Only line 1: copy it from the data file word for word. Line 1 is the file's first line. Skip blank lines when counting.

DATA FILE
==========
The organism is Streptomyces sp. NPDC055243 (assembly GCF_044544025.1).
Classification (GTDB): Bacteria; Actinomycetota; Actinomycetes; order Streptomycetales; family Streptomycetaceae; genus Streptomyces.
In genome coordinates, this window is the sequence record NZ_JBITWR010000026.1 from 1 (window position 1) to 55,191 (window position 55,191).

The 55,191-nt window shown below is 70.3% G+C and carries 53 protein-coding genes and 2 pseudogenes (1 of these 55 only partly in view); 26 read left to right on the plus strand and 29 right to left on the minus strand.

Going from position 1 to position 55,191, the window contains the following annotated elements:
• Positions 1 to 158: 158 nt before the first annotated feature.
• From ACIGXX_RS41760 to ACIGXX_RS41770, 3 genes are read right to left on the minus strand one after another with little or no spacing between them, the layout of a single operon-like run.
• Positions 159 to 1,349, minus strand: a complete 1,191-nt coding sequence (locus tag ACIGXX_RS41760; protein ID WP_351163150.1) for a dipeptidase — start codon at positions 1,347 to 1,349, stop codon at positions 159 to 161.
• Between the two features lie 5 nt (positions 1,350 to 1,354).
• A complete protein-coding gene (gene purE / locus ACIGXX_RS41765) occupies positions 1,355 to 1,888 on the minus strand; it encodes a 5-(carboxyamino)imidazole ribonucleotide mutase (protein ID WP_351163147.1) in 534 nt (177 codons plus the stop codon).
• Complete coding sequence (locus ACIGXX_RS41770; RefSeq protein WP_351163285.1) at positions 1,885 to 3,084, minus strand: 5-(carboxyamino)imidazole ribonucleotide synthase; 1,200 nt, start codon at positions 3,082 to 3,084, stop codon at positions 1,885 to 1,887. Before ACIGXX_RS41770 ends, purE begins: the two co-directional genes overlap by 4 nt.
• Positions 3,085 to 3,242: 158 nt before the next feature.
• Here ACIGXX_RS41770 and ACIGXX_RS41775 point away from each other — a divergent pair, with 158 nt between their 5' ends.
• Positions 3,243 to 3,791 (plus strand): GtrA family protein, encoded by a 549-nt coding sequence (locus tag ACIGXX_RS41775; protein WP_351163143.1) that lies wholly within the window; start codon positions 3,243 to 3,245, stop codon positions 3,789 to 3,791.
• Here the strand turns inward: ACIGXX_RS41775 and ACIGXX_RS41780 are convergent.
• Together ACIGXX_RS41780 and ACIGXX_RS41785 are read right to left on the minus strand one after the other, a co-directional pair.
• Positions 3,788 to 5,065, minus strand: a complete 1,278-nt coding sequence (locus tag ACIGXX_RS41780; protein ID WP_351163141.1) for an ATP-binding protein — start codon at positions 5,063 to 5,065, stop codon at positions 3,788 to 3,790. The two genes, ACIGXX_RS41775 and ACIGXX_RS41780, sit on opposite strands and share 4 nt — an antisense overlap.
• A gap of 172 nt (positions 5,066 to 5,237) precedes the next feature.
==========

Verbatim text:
The organism is Streptomyces sp. NPDC055243 (assembly GCF_044544025.1).